Victor Serge, « Les tendances nouvelles de l‘anarchisme russe », op. cit., 808
 Victor Serge, « Les anarchistes en Russie » Bulletin Communiste, 27 Janvier 1921, 57
 Victor Serge, « Les tendances nouvelles », op. cit. 812-313
 Ibid. 811
 Victor Serge, « Les anarchistes en Russie », op.cit. 58
 Victor Serge, « La pensée Anarchiste, » Le Crapouillot, Janvier 1938.
 Victor Serge, « Les anarchistes en Russie », op. cit.58
 Victor Serge, « Les tendances nouvelles », op. cit. 812
 Alexandre Skirda op. cit, 25
 Paul Avrich, The Russian Anarchists, Oakland, AK Press, 2005, 161-162
 Emma Goldman, Living my Life, Vol II (New York, Dover Publications), 725-726
 Quoted in Paul Avrich, op. Cit.., 197
 Avrich, ibid 201-202
 Avrich, ibid 196-197
 Peter Kropotkin, Revolutionary Pamphlets, (New York, Dover Publications, 1927) 253
 Paul Avrich, op. cit. ,p. 211
 Victor Serge, Mémoires d’un révolutionnaire, in Mémoires d’un révolutionnaire et autres ecrits politiques (Paris, Robert Laffont, 2001) 599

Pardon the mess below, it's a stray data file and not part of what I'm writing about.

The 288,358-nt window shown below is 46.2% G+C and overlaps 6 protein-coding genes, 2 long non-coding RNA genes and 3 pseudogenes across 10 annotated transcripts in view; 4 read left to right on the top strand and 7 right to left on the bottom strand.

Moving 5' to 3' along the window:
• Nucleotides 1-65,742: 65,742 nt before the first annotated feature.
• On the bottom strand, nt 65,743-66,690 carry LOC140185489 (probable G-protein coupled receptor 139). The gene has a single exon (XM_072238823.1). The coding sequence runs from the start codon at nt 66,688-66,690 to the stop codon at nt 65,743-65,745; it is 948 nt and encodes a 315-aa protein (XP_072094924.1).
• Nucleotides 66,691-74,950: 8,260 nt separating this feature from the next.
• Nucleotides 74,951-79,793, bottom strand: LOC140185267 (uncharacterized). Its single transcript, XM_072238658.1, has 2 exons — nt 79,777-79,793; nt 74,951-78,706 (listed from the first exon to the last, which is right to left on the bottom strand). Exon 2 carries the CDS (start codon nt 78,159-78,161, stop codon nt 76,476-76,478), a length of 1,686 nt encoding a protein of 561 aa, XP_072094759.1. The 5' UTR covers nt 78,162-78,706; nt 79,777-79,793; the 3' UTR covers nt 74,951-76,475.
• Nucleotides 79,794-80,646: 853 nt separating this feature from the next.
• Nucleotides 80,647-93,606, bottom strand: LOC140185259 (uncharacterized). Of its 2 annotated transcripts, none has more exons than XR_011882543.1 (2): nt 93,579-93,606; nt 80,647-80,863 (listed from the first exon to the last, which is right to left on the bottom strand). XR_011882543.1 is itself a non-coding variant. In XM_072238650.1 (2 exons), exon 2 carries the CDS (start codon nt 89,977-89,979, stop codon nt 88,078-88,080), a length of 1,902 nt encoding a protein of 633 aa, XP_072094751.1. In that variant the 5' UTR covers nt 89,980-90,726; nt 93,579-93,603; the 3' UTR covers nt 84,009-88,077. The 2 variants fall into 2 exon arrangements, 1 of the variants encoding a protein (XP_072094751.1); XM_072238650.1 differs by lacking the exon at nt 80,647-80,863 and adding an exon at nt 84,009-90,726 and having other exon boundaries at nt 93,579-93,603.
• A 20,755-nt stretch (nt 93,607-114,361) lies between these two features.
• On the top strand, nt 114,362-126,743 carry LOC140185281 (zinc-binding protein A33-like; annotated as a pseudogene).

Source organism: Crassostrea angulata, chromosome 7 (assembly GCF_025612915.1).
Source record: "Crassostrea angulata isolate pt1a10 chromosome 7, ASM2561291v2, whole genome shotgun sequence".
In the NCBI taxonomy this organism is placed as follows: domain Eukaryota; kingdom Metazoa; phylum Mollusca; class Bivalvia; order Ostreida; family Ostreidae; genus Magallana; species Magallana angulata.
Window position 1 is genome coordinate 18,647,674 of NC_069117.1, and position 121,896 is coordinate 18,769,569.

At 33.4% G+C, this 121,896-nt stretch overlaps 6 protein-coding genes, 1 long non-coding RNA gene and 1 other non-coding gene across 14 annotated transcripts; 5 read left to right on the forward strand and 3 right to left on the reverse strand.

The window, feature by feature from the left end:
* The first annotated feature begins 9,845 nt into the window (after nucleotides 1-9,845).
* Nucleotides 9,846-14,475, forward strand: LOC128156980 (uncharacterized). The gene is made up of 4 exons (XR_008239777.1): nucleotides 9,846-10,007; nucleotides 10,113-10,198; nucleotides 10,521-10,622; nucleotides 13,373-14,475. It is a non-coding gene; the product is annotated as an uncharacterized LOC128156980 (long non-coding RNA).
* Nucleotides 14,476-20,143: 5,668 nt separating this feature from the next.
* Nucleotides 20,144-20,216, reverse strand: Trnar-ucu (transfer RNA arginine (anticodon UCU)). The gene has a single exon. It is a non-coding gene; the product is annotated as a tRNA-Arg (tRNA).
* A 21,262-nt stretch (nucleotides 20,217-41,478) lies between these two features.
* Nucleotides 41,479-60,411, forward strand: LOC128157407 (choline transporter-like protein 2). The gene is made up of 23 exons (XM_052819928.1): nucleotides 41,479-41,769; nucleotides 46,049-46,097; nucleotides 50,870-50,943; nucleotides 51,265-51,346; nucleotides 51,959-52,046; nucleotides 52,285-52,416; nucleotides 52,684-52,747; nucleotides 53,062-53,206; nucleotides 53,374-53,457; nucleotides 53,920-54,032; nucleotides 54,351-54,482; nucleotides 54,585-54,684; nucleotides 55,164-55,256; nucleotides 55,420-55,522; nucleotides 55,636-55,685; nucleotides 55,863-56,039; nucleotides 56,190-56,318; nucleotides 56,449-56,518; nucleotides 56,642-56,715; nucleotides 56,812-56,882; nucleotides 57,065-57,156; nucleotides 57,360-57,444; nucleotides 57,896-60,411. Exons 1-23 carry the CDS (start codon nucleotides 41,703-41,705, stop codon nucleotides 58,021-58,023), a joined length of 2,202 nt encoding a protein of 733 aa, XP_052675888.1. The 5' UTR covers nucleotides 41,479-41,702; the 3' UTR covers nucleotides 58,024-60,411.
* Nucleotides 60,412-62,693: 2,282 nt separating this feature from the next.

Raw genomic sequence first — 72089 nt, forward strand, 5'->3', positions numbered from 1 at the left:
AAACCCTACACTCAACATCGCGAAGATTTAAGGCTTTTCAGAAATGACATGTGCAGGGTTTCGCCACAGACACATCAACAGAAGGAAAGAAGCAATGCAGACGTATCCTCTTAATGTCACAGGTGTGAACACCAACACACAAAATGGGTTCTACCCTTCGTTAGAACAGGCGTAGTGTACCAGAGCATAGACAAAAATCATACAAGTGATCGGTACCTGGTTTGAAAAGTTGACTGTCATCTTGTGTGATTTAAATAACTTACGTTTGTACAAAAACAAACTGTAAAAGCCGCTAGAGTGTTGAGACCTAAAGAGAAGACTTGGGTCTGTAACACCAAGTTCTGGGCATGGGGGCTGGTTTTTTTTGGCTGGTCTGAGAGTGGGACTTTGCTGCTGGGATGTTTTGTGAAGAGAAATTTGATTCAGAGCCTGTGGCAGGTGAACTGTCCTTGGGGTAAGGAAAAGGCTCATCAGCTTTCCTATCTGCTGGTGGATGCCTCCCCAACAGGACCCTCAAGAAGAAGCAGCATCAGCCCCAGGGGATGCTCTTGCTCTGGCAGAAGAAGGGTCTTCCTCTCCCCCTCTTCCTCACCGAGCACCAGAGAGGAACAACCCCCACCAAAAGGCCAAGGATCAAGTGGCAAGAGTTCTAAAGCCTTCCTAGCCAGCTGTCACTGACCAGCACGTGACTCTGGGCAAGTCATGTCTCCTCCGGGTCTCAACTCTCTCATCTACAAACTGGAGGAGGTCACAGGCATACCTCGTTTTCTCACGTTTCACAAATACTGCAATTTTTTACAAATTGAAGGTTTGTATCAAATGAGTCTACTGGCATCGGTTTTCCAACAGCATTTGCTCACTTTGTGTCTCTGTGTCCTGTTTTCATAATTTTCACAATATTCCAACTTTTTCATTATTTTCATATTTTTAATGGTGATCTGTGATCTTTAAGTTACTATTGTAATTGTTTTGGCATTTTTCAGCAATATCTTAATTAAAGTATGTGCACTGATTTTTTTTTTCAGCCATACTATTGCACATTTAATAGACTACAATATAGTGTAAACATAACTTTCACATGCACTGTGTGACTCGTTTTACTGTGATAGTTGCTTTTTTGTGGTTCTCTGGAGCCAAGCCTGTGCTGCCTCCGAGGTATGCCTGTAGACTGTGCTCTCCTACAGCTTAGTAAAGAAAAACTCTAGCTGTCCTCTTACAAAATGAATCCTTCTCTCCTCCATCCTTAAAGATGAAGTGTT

Anatole Gorelik, Les Anarchistes dans la Révolution Russe, in Skirda, Les Anarchistes dans la Révolution Russe, (Paris, Editions de la Tête de Feuilles) 68.
 Victor Serge, op. cit., 599
 Gorelnik, op. cit pp 70-77. Avrich, op. cit., 222-227
 Victor Serge, « Les anarchistes en Russie », op. cit. 57
 Victor Serge, Mémoires op. cit. 602-603
 Paul Avrich, Kronstadt 1921, (Princeton, Princeton University Press 1970). 14
 Victor Serge Conquered City, translated by Richard Greeman (New York, New York Review of Books, 2011) 7
 Paul Avrich, Kronstadt, op. cit 59
 Paul Avrich, The Russian Anarchists, op. cit. 229.
 Victor Serge, Memoires, op. cit. 603
 Pierre Pascal, Mon Journal de Russie, 1918-1921. (Lausanne, l’Age d’Hmme, 1977) 218
 Kronstadt Izevestia, Vol 1, March 3, 1921 retrieved from http://www.marxists.org/history/ussr/events/kronstadt/izvestia/01.htm 12/09/2013
 Serge, Mémoires, op. cit. 604
 Serge, Mémoires op. cit. 605-606
 Emma Goldman, My Disillusionment in Russia, (New York, Dover Publications, 2003),198
 Isaac Deutscher, The Prophet Armed,( New York, Vintage Books, 1965), p 512
 Victor Serge, Mémoires, op. cit, 606
 Paul Avrich Kronstadt, op. cit, 213-215